Author Topic: Income going up, and losing tax credits  (Read 1043 times)

Ives

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Income going up, and losing tax credits
« on: September 16, 2018, 12:30:07 PM »
I wondered if other people think about this and what they do about it.  If you have a low income and kids, you get a huge tax refund. If your income goes up and then passes $51,000 something, from what I've read, you lose that tax credit.   So if I'm taking on a couple extra jobs, and go past that amount it's not worth those extra jobs unless I make MORE than my old income plus the tax refund plus taxes (because the tax refund doesn't have taxes taken off but income does.)  So I'd need to work enough hours and jobs to make LOTS more than I would if I just stuck with the one job and tax refund, to make it worth it.  I'm talking crazy hours like my husband 5:30am to 10pm and me 6am to noon, plus I have kids at home. Does this make sense to anyone? I'm so confused and am trying to make sense of it. I don't know if this is the kind of forum where people assume things out of their own heads and judge you, and this is probably written in a confusing way, so please be gracious and if you want to be a jerk, please don't do it here!

Catbert

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Re: Income going up, and losing tax credits
« Reply #1 on: September 16, 2018, 01:14:35 PM »
I know nothing specific about Saver's Credit, so here's some generic advice:

Play a bit with a mock tax return.  See which line needs to be under 51K.  Is it gross income?  Taxable income?  Something else?  Is there a way you can influence that number other than earning less money?  For example, if it's taxable income then contributing more to a 401k or traditional IRA could help keep you under 51K.   If taxable income have you looked at what the new 2018 tax scheme will do regarding standard deduction.

Maybe someone with more detailed knowledge will chime inl.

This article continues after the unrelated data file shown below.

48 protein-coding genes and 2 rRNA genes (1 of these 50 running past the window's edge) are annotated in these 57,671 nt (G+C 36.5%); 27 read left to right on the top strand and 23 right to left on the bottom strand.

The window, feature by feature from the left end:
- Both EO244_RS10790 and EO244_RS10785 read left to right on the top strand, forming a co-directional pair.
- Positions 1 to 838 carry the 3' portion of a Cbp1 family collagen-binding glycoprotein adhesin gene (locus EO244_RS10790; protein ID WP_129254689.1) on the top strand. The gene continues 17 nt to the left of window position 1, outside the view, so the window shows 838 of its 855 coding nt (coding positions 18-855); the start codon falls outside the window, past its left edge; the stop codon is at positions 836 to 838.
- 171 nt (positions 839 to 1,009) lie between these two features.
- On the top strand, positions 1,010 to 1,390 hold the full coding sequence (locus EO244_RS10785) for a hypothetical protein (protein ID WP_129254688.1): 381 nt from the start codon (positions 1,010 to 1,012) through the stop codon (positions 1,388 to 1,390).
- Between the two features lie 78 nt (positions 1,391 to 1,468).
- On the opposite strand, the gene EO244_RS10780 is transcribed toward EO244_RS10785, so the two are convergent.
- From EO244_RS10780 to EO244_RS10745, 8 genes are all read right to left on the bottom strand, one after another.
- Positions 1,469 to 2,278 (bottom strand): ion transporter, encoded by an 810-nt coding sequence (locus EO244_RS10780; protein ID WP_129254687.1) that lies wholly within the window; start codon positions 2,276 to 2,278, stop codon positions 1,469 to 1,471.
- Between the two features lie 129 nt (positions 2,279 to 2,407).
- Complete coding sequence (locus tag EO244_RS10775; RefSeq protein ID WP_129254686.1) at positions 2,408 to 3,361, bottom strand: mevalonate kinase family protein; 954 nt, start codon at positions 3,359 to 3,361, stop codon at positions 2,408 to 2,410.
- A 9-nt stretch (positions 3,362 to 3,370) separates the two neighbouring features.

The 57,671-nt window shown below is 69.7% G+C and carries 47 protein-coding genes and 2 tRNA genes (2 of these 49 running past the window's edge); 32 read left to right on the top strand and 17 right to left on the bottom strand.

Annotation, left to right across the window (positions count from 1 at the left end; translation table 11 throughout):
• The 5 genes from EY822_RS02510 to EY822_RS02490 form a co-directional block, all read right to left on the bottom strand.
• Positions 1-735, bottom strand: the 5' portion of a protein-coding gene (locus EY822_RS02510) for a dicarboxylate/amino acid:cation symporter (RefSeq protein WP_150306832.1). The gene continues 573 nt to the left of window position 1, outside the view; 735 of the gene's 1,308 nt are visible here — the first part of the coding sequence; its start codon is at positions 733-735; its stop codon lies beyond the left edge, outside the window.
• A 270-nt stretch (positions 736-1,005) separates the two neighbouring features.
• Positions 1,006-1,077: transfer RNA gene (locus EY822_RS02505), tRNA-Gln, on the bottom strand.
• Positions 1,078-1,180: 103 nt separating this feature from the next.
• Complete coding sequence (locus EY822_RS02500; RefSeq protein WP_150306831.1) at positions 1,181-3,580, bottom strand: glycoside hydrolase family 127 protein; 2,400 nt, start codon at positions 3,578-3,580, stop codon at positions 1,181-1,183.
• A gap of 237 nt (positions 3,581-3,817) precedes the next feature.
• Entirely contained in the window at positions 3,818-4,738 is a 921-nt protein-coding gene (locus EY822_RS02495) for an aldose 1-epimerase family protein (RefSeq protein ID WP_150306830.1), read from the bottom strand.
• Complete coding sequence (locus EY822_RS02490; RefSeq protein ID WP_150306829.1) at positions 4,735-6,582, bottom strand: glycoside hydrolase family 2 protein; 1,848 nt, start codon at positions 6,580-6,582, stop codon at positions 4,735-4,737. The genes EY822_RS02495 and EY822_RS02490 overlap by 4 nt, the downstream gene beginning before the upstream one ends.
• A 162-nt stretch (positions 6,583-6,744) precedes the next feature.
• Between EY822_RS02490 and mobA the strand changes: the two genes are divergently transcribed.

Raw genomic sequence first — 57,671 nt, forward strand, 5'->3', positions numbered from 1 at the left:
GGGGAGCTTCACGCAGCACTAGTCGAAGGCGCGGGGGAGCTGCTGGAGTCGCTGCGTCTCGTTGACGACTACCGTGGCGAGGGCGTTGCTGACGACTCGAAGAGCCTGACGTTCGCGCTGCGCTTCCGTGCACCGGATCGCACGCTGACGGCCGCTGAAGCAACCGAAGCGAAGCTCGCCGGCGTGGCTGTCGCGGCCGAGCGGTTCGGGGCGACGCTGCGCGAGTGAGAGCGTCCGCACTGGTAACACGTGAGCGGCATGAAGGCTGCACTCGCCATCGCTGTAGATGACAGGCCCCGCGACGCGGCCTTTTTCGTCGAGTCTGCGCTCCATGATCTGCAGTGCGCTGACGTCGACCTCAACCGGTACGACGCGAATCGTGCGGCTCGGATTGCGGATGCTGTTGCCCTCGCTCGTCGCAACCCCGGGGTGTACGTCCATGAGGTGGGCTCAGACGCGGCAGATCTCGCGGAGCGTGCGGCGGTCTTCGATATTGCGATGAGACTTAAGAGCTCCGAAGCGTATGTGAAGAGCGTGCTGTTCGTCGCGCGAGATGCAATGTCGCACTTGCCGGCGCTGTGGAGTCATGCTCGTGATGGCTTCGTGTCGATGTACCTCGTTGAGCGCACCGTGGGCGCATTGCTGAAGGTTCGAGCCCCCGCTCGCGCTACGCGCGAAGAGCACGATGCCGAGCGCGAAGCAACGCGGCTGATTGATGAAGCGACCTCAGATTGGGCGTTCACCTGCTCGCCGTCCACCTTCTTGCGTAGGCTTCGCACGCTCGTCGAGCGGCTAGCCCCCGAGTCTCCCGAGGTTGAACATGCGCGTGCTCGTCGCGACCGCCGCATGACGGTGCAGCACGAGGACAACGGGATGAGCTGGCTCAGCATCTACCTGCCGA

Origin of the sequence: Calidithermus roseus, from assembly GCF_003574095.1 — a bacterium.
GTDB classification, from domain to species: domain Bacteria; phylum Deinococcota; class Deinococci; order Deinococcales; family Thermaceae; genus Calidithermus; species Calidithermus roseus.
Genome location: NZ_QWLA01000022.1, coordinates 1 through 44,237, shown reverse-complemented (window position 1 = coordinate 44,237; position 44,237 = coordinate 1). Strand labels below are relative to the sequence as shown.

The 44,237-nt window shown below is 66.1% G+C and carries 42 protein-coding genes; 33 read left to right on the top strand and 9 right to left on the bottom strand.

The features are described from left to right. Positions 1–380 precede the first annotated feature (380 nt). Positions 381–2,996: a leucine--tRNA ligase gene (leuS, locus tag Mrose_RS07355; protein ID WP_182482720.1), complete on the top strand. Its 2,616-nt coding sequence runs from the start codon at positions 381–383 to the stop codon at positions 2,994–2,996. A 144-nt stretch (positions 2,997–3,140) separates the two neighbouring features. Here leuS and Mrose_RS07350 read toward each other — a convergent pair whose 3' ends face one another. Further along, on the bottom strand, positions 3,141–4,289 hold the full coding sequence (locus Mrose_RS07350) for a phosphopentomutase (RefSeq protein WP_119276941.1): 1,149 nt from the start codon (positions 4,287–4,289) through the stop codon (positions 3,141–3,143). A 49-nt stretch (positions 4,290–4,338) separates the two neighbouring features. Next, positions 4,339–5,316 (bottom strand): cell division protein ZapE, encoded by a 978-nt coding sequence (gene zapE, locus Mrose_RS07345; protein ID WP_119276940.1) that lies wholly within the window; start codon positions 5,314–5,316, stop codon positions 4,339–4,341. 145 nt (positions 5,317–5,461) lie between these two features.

lhamo

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Re: Income going up, and losing tax credits
« Reply #2 on: September 16, 2018, 02:19:44 PM »
I just looked at the difference between 50k and 51k in earned income (no interest/dividends or other income, no savers credit) for a married couple with two dependents under age 16 using this calculator (which has the new deduction amounts for 2018):

https://www.olt.com/main/home/taxestimator.asp

For 50k in income, you pay $0 in federal tax -- the entire tax owed ($4370) is wiped out by the EIC and child tax credits.

For 51k in income, you pay $20 in federal tax -- you get a tax credit of $4500 and pay the $20 owed over that.

If you bump income up to $60k, your tax owed goes up to $6500, but you still get the $4500 credit, so you pay $2000.

secondcor521

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Re: Income going up, and losing tax credits
« Reply #3 on: September 16, 2018, 03:33:03 PM »
I'd encourage you to learn about taxes directly from the IRS website and playing around with tax filing products rather than what you might hear from friends or news headlines.  It can be a bit overwhelming at first, but go through it bit by bit, line by line and figure it out.  If you understand how your taxes work you'll be in a much better position to evaluation your options.  Friends and news headlines might try to be helpful but they're often misinformed, incomplete, or simply not applicable to your situation.

It is true that there are some tax cliffs where earning a little more money can result in a large increase in taxes.  However, to the best of my knowledge, for someone who is married with kids and an income of about $51K, there aren't any.

It sounds like what you read has to do with the EITC.  For a couple who are filing jointly with two kids, the maximum allowable income is $50,597 for 2017.  And the EITC can be up to several thousand dollars.  But it is a phaseout, so the only way to get that large of a tax credit is to have a very low income (like about $16K).  The closer you get to that $50,597 number, the smaller your EITC credit will be.  For example, if a couple with two kids has an income of $50,500, their EITC will be only $15.

The point is, there is no $51K cliff where earning $50,999 means you pay nothing and earning $51,001 means you pay $5,000.  It's all gradual.

I used the EITC calculator at the IRS website here:

https://www.irs.gov/credits-deductions/individuals/earned-income-tax-credit/use-the-eitc-assistant
« Last Edit: September 16, 2018, 03:37:01 PM by secondcor521 »

MDM

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Re: Income going up, and losing tax credits
« Reply #4 on: September 16, 2018, 04:58:24 PM »
I just looked at the difference between 50k and 51k in earned income (no interest/dividends or other income, no savers credit) for a married couple with two dependents under age 16 using this calculator (which has the new deduction amounts for 2018):

https://www.olt.com/main/home/taxestimator.asp

For 50k in income, you pay $0 in federal tax -- the entire tax owed ($4370) is wiped out by the EIC and child tax credits.